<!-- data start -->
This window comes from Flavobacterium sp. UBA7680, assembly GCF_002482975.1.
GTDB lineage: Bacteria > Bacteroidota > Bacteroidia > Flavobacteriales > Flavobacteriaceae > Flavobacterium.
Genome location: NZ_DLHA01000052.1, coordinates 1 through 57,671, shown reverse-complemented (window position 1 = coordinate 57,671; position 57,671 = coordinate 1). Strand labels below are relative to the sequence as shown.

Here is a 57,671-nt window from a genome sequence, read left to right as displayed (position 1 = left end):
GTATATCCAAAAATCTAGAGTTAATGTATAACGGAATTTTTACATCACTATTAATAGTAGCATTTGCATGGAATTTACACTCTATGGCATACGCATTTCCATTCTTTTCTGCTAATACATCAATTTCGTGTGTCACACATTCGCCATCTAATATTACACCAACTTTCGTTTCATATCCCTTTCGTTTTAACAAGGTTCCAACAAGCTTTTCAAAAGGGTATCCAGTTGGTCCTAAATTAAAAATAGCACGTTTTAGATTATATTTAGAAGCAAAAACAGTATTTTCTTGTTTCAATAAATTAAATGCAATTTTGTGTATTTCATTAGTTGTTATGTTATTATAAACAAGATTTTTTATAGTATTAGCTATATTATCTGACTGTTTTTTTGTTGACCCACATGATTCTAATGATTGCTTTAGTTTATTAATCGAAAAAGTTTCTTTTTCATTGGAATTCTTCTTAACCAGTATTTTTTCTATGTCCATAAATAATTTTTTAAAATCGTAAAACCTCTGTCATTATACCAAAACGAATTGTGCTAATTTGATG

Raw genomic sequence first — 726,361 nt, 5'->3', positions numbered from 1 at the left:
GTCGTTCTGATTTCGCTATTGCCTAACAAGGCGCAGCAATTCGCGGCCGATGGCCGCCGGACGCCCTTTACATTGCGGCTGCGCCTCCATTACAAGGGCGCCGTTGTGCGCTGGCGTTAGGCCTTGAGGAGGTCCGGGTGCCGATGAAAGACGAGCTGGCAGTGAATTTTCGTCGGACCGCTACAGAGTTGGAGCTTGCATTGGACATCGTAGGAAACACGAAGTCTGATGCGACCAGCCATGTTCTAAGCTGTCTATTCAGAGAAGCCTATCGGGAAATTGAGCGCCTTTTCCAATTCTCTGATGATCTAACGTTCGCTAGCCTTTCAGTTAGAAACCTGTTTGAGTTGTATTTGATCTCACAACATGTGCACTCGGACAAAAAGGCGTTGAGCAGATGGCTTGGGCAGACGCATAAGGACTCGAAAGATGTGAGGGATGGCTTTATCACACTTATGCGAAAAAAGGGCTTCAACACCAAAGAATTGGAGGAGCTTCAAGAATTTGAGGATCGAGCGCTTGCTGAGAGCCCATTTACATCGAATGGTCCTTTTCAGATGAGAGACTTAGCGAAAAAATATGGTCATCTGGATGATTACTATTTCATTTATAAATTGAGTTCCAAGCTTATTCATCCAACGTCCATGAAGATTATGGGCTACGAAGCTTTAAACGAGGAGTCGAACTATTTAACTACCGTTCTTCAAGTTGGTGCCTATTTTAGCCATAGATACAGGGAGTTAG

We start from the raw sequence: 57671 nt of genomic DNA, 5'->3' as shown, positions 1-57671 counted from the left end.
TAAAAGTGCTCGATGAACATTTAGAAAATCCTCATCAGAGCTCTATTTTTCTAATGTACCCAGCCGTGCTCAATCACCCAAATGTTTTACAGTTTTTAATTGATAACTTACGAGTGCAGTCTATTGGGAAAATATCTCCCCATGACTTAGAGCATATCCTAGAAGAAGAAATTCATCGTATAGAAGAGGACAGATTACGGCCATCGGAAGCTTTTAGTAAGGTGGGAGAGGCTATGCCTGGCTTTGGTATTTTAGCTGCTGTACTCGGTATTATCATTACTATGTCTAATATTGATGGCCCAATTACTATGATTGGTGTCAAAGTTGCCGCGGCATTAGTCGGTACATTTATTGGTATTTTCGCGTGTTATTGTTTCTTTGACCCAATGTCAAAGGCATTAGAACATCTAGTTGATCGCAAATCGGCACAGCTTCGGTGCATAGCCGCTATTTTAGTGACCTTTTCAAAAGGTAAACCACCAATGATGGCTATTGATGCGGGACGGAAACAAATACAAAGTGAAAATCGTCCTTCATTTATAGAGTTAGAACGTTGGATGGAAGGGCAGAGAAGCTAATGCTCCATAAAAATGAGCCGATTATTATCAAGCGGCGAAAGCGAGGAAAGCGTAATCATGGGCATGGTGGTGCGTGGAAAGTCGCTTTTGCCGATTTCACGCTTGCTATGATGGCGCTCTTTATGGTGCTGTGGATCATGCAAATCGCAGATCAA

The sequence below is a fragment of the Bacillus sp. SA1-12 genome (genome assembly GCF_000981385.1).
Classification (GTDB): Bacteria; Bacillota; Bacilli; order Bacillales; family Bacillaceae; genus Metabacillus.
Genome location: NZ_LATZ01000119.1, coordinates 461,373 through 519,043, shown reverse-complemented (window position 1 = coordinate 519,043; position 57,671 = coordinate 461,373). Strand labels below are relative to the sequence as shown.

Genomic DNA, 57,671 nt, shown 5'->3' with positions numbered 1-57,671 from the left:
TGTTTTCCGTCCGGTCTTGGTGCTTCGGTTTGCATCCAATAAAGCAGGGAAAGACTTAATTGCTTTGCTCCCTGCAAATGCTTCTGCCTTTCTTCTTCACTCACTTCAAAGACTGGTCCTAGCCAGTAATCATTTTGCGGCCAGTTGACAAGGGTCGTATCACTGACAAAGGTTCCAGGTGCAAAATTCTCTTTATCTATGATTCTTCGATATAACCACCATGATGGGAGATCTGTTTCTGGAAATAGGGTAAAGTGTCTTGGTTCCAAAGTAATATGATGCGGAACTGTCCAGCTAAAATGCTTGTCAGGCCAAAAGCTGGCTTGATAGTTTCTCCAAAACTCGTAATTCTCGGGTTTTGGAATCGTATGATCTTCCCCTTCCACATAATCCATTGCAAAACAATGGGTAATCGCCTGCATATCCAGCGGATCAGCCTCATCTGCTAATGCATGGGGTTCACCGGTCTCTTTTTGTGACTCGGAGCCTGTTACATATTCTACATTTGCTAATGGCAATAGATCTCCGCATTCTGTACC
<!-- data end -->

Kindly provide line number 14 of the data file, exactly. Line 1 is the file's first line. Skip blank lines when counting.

TGTTTTCCGTCCGGTCTTGGTGCTTCGGTTTGCATCCAATAAAGCAGGGAAAGACTTAATTGCTTTGCTCCCTGCAAATGCTTCTGCCTTTCTTCTTCACTCACTTCAAAGACTGGTCCTAGCCAGTAATCATTTTGCGGCCAGTTGACAAGGGTCGTATCACTGACAAAGGTTCCAGGTGCAAAATTCTCTTTATCTATGATTCTTCGATATAACCACCATGATGGGAGATCTGTTTCTGGAAATAGGGTAAAGTGTCTTGGTTCCAAAGTAATATGATGCGGAACTGTCCAGCTAAAATGCTTGTCAGGCCAAAAGCTGGCTTGATAGTTTCTCCAAAACTCGTAATTCTCGGGTTTTGGAATCGTATGATCTTCCCCTTCCACATAATCCATTGCAAAACAATGGGTAATCGCCTGCATATCCAGCGGATCAGCCTCATCTGCTAATGCATGGGGTTCACCGGTCTCTTTTTGTGACTCGGAGCCTGTTACATATTCTACATTTGCTAATGGCAATAGATCTCCGCATTCTGTACC